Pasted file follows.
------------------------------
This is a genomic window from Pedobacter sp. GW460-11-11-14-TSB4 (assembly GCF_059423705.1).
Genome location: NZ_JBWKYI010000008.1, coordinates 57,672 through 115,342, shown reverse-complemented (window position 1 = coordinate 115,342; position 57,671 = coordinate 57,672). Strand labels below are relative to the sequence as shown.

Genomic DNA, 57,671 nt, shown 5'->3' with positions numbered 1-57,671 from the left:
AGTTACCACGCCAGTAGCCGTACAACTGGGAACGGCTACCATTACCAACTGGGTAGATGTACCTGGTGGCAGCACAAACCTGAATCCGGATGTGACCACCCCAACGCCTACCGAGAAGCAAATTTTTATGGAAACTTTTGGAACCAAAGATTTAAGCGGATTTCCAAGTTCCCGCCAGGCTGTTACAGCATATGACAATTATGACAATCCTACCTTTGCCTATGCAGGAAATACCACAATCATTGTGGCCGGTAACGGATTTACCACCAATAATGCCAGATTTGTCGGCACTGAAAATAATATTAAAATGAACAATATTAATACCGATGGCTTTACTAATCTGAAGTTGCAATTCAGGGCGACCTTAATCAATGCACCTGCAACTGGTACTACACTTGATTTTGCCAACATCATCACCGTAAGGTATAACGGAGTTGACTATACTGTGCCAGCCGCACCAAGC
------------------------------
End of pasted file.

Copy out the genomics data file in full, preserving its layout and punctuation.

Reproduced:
This is a genomic window from Pedobacter sp. GW460-11-11-14-TSB4 (assembly GCF_059423705.1).
Genome location: NZ_JBWKYI010000008.1, coordinates 57,672 through 115,342, shown reverse-complemented (window position 1 = coordinate 115,342; position 57,671 = coordinate 57,672). Strand labels below are relative to the sequence as shown.

Genomic DNA, 57,671 nt, shown 5'->3' with positions numbered 1-57,671 from the left:
AGTTACCACGCCAGTAGCCGTACAACTGGGAACGGCTACCATTACCAACTGGGTAGATGTACCTGGTGGCAGCACAAACCTGAATCCGGATGTGACCACCCCAACGCCTACCGAGAAGCAAATTTTTATGGAAACTTTTGGAACCAAAGATTTAAGCGGATTTCCAAGTTCCCGCCAGGCTGTTACAGCATATGACAATTATGACAATCCTACCTTTGCCTATGCAGGAAATACCACAATCATTGTGGCCGGTAACGGATTTACCACCAATAATGCCAGATTTGTCGGCACTGAAAATAATATTAAAATGAACAATATTAATACCGATGGCTTTACTAATCTGAAGTTGCAATTCAGGGCGACCTTAATCAATGCACCTGCAACTGGTACTACACTTGATTTTGCCAACATCATCACCGTAAGGTATAACGGAGTTGACTATACTGTGCCAGCCGCACCAAGC